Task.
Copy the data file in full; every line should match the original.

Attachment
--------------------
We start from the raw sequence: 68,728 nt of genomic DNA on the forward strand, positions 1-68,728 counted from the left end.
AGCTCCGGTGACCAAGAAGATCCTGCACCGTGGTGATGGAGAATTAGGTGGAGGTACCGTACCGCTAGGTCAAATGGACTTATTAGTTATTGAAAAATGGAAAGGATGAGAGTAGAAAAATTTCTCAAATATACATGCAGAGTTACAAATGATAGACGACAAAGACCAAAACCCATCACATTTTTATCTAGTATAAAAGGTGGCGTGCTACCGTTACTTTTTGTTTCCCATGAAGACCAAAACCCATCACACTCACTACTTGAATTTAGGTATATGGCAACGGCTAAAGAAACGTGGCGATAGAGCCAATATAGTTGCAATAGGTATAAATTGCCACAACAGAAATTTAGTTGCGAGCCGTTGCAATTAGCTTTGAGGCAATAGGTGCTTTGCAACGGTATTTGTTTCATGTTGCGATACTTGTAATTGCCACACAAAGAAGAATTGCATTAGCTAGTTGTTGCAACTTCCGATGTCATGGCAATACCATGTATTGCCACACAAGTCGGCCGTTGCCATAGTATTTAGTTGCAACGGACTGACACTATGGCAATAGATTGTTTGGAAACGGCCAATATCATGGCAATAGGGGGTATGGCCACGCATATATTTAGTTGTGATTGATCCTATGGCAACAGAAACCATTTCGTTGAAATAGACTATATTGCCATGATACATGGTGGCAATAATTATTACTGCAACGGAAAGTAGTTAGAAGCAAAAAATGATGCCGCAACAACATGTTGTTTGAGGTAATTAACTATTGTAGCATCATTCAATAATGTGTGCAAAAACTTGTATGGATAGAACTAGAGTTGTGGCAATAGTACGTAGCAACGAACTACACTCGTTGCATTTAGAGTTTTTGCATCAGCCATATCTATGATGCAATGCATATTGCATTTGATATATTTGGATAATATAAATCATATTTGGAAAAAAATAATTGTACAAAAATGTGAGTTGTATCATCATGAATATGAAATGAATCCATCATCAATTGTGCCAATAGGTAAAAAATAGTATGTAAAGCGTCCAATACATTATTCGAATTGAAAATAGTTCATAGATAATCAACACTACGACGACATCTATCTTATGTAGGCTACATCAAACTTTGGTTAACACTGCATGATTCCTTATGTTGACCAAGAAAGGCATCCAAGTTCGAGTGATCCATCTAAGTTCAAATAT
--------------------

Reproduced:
We start from the raw sequence: 68,728 nt of genomic DNA on the forward strand, positions 1-68,728 counted from the left end.
AGCTCCGGTGACCAAGAAGATCCTGCACCGTGGTGATGGAGAATTAGGTGGAGGTACCGTACCGCTAGGTCAAATGGACTTATTAGTTATTGAAAAATGGAAAGGATGAGAGTAGAAAAATTTCTCAAATATACATGCAGAGTTACAAATGATAGACGACAAAGACCAAAACCCATCACATTTTTATCTAGTATAAAAGGTGGCGTGCTACCGTTACTTTTTGTTTCCCATGAAGACCAAAACCCATCACACTCACTACTTGAATTTAGGTATATGGCAACGGCTAAAGAAACGTGGCGATAGAGCCAATATAGTTGCAATAGGTATAAATTGCCACAACAGAAATTTAGTTGCGAGCCGTTGCAATTAGCTTTGAGGCAATAGGTGCTTTGCAACGGTATTTGTTTCATGTTGCGATACTTGTAATTGCCACACAAAGAAGAATTGCATTAGCTAGTTGTTGCAACTTCCGATGTCATGGCAATACCATGTATTGCCACACAAGTCGGCCGTTGCCATAGTATTTAGTTGCAACGGACTGACACTATGGCAATAGATTGTTTGGAAACGGCCAATATCATGGCAATAGGGGGTATGGCCACGCATATATTTAGTTGTGATTGATCCTATGGCAACAGAAACCATTTCGTTGAAATAGACTATATTGCCATGATACATGGTGGCAATAATTATTACTGCAACGGAAAGTAGTTAGAAGCAAAAAATGATGCCGCAACAACATGTTGTTTGAGGTAATTAACTATTGTAGCATCATTCAATAATGTGTGCAAAAACTTGTATGGATAGAACTAGAGTTGTGGCAATAGTACGTAGCAACGAACTACACTCGTTGCATTTAGAGTTTTTGCATCAGCCATATCTATGATGCAATGCATATTGCATTTGATATATTTGGATAATATAAATCATATTTGGAAAAAAATAATTGTACAAAAATGTGAGTTGTATCATCATGAATATGAAATGAATCCATCATCAATTGTGCCAATAGGTAAAAAATAGTATGTAAAGCGTCCAATACATTATTCGAATTGAAAATAGTTCATAGATAATCAACACTACGACGACATCTATCTTATGTAGGCTACATCAAACTTTGGTTAACACTGCATGATTCCTTATGTTGACCAAGAAAGGCATCCAAGTTCGAGTGATCCATCTAAGTTCAAATAT